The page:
• Second, the development of mission societies to undertake the mission of the church meant that the broader church was able to feel exonerated from any further mission activity as long as they supported the mission societies prayerfully and financially. And that activity, of course, always took place overseas.
  • Thirdly, to some extent, the mission societies were complicit in this alienation of mission from the greater part of the church by the focus on the ‘call’ (which only some people would hear and respond to);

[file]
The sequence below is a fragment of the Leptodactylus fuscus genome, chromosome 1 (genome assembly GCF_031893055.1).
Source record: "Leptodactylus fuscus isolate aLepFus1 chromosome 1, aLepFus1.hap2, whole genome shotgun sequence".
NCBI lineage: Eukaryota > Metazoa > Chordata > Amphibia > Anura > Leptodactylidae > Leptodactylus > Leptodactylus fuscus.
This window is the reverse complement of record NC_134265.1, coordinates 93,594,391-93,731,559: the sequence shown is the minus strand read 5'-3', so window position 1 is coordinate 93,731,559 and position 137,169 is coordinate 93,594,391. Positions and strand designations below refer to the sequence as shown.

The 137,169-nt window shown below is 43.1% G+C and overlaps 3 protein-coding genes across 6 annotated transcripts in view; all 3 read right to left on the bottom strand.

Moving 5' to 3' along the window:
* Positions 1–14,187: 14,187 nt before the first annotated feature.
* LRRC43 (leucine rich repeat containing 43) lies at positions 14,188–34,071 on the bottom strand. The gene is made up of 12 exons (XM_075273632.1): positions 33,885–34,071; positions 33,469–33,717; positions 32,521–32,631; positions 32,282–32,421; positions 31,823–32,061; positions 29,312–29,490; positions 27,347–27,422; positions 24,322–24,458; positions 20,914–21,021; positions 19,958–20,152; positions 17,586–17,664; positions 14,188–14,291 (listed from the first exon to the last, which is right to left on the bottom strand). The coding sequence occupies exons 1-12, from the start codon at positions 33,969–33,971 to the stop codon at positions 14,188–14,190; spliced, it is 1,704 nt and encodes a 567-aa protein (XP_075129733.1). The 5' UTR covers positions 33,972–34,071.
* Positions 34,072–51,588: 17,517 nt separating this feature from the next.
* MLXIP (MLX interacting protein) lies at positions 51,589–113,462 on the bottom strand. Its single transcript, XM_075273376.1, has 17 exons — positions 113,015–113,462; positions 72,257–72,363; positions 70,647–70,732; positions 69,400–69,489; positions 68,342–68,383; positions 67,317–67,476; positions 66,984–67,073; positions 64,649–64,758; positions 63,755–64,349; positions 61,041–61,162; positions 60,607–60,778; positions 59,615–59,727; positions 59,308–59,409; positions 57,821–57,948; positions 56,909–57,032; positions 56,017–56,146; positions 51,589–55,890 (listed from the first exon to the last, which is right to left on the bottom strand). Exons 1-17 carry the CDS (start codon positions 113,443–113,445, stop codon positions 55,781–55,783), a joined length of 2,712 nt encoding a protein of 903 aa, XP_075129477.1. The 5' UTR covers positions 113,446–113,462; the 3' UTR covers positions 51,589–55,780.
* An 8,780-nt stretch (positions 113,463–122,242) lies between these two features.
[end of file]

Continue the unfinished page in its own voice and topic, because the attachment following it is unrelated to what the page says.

• Fourthly, they identified churches as ‘sending churches’ which sent missionaries and supported mission societies – instead of being centres of missionary activity themselves.

Fortunately, since then there has been a recognition that mission is not something engaged in only by certain groups and individuals from churches. Nor is the creation of cloned churches the aim of mission; nor is the church to be seen as just a sending agency. No, the church is not just the sending agency. It is actually the church itself that is sent by God.

And that  is the second focus of this fine book.       As it has been said, ‘The church exists by mission as a fire exists by burning.’ No burning, no fire. No mission, no church.     The book explores the mission of God through the people of God in Australian in many and varied contexts: